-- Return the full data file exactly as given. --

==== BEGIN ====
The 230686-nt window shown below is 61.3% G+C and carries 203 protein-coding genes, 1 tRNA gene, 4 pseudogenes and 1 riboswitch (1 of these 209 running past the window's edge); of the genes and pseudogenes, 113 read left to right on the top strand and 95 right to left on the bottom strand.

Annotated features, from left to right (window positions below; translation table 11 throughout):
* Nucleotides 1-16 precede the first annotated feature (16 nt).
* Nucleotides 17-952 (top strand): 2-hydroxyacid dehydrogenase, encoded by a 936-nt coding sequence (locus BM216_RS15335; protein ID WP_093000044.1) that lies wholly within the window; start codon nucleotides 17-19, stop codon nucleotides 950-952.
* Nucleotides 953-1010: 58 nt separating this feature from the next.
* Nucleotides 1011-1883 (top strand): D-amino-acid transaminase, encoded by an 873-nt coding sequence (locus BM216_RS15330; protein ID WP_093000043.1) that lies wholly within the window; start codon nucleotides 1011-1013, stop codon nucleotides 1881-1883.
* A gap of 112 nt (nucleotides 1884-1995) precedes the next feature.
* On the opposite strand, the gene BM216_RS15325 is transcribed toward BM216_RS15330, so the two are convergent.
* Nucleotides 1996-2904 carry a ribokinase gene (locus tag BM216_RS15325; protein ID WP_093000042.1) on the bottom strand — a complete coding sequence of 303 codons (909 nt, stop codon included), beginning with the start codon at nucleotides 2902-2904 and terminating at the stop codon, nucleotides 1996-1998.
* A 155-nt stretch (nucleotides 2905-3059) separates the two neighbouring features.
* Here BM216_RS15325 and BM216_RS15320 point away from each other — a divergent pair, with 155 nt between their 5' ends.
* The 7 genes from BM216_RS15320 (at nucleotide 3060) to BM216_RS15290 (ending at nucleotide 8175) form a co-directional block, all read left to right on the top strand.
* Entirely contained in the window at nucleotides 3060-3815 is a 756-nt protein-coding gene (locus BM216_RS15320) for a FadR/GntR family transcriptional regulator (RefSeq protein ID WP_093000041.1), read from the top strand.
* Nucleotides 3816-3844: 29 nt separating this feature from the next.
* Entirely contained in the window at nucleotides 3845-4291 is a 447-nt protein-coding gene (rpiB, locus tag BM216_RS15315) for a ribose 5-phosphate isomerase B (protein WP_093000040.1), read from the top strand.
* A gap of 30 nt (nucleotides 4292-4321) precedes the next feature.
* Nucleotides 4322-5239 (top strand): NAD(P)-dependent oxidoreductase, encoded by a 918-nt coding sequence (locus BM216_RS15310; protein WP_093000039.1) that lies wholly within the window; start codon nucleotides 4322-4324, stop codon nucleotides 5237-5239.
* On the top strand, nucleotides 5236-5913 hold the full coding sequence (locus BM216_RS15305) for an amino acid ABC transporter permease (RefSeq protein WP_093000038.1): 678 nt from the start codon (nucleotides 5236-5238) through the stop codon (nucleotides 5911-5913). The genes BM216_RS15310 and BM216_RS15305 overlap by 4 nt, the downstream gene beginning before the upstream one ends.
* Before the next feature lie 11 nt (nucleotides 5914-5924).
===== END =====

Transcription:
The 230686-nt window shown below is 61.3% G+C and carries 203 protein-coding genes, 1 tRNA gene, 4 pseudogenes and 1 riboswitch (1 of these 209 running past the window's edge); of the genes and pseudogenes, 113 read left to right on the top strand and 95 right to left on the bottom strand.

Annotated features, from left to right (window positions below; translation table 11 throughout):
* Nucleotides 1-16 precede the first annotated feature (16 nt).
* Nucleotides 17-952 (top strand): 2-hydroxyacid dehydrogenase, encoded by a 936-nt coding sequence (locus BM216_RS15335; protein ID WP_093000044.1) that lies wholly within the window; start codon nucleotides 17-19, stop codon nucleotides 950-952.
* Nucleotides 953-1010: 58 nt separating this feature from the next.
* Nucleotides 1011-1883 (top strand): D-amino-acid transaminase, encoded by an 873-nt coding sequence (locus BM216_RS15330; protein ID WP_093000043.1) that lies wholly within the window; start codon nucleotides 1011-1013, stop codon nucleotides 1881-1883.
* A gap of 112 nt (nucleotides 1884-1995) precedes the next feature.
* On the opposite strand, the gene BM216_RS15325 is transcribed toward BM216_RS15330, so the two are convergent.
* Nucleotides 1996-2904 carry a ribokinase gene (locus tag BM216_RS15325; protein ID WP_093000042.1) on the bottom strand — a complete coding sequence of 303 codons (909 nt, stop codon included), beginning with the start codon at nucleotides 2902-2904 and terminating at the stop codon, nucleotides 1996-1998.
* A 155-nt stretch (nucleotides 2905-3059) separates the two neighbouring features.
* Here BM216_RS15325 and BM216_RS15320 point away from each other — a divergent pair, with 155 nt between their 5' ends.
* The 7 genes from BM216_RS15320 (at nucleotide 3060) to BM216_RS15290 (ending at nucleotide 8175) form a co-directional block, all read left to right on the top strand.
* Entirely contained in the window at nucleotides 3060-3815 is a 756-nt protein-coding gene (locus BM216_RS15320) for a FadR/GntR family transcriptional regulator (RefSeq protein ID WP_093000041.1), read from the top strand.
* Nucleotides 3816-3844: 29 nt separating this feature from the next.
* Entirely contained in the window at nucleotides 3845-4291 is a 447-nt protein-coding gene (rpiB, locus tag BM216_RS15315) for a ribose 5-phosphate isomerase B (protein WP_093000040.1), read from the top strand.
* A gap of 30 nt (nucleotides 4292-4321) precedes the next feature.
* Nucleotides 4322-5239 (top strand): NAD(P)-dependent oxidoreductase, encoded by a 918-nt coding sequence (locus BM216_RS15310; protein WP_093000039.1) that lies wholly within the window; start codon nucleotides 4322-4324, stop codon nucleotides 5237-5239.
* On the top strand, nucleotides 5236-5913 hold the full coding sequence (locus BM216_RS15305) for an amino acid ABC transporter permease (RefSeq protein WP_093000038.1): 678 nt from the start codon (nucleotides 5236-5238) through the stop codon (nucleotides 5911-5913). The genes BM216_RS15310 and BM216_RS15305 overlap by 4 nt, the downstream gene beginning before the upstream one ends.
* Before the next feature lie 11 nt (nucleotides 5914-5924).